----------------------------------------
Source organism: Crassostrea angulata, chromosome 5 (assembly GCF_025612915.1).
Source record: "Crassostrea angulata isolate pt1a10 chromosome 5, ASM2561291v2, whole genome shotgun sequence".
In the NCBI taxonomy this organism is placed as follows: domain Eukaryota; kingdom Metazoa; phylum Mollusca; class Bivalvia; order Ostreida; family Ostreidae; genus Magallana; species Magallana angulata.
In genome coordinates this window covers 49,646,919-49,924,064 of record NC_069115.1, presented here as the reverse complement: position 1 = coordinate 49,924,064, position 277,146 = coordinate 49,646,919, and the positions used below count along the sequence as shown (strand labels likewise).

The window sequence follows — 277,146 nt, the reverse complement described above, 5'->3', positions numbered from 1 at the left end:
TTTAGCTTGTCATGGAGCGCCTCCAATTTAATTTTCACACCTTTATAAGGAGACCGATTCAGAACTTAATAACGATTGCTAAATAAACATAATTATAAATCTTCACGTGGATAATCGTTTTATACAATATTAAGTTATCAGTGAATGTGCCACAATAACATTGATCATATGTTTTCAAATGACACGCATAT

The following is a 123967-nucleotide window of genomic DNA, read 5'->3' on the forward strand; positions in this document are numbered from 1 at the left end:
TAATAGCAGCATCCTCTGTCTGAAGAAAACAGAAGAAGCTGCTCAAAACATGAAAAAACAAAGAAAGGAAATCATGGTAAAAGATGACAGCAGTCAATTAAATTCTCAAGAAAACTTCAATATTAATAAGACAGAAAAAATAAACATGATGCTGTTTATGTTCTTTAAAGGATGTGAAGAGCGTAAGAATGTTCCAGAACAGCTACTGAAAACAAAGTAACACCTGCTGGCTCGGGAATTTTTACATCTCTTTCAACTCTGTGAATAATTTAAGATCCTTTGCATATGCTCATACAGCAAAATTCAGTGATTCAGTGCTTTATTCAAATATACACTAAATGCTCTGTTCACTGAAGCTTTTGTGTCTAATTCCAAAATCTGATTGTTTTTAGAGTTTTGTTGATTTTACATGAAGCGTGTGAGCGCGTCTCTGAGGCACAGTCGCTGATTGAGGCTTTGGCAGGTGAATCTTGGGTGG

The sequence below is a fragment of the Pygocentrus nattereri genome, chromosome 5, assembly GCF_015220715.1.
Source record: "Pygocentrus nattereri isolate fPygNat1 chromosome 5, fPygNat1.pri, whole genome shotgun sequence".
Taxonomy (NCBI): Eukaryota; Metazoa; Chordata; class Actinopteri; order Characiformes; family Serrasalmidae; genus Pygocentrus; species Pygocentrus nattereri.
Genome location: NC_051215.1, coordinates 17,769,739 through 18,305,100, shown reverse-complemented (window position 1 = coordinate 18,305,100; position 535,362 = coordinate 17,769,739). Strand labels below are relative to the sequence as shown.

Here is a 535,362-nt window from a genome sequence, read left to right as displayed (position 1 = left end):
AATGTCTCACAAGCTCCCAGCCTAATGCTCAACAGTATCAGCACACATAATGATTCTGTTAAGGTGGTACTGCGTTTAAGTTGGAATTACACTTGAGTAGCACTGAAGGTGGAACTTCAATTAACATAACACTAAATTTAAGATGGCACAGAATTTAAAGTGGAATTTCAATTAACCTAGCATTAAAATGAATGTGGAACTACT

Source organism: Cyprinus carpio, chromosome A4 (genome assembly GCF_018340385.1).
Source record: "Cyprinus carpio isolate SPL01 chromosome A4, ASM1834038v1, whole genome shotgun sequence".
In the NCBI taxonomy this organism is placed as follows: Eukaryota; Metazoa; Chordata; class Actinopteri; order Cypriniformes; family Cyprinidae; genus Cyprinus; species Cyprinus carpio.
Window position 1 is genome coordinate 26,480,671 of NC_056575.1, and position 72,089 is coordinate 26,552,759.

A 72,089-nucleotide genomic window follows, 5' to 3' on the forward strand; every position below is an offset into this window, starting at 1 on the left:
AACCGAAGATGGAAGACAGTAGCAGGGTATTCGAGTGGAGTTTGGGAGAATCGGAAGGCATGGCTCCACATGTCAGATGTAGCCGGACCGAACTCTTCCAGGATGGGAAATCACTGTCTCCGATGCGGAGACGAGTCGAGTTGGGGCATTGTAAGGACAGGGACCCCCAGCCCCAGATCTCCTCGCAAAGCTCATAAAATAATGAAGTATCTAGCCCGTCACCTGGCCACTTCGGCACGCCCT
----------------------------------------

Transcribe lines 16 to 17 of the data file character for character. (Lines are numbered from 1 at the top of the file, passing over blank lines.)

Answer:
Source record: "Cyprinus carpio isolate SPL01 chromosome A4, ASM1834038v1, whole genome shotgun sequence".
In the NCBI taxonomy this organism is placed as follows: Eukaryota; Metazoa; Chordata; class Actinopteri; order Cypriniformes; family Cyprinidae; genus Cyprinus; species Cyprinus carpio.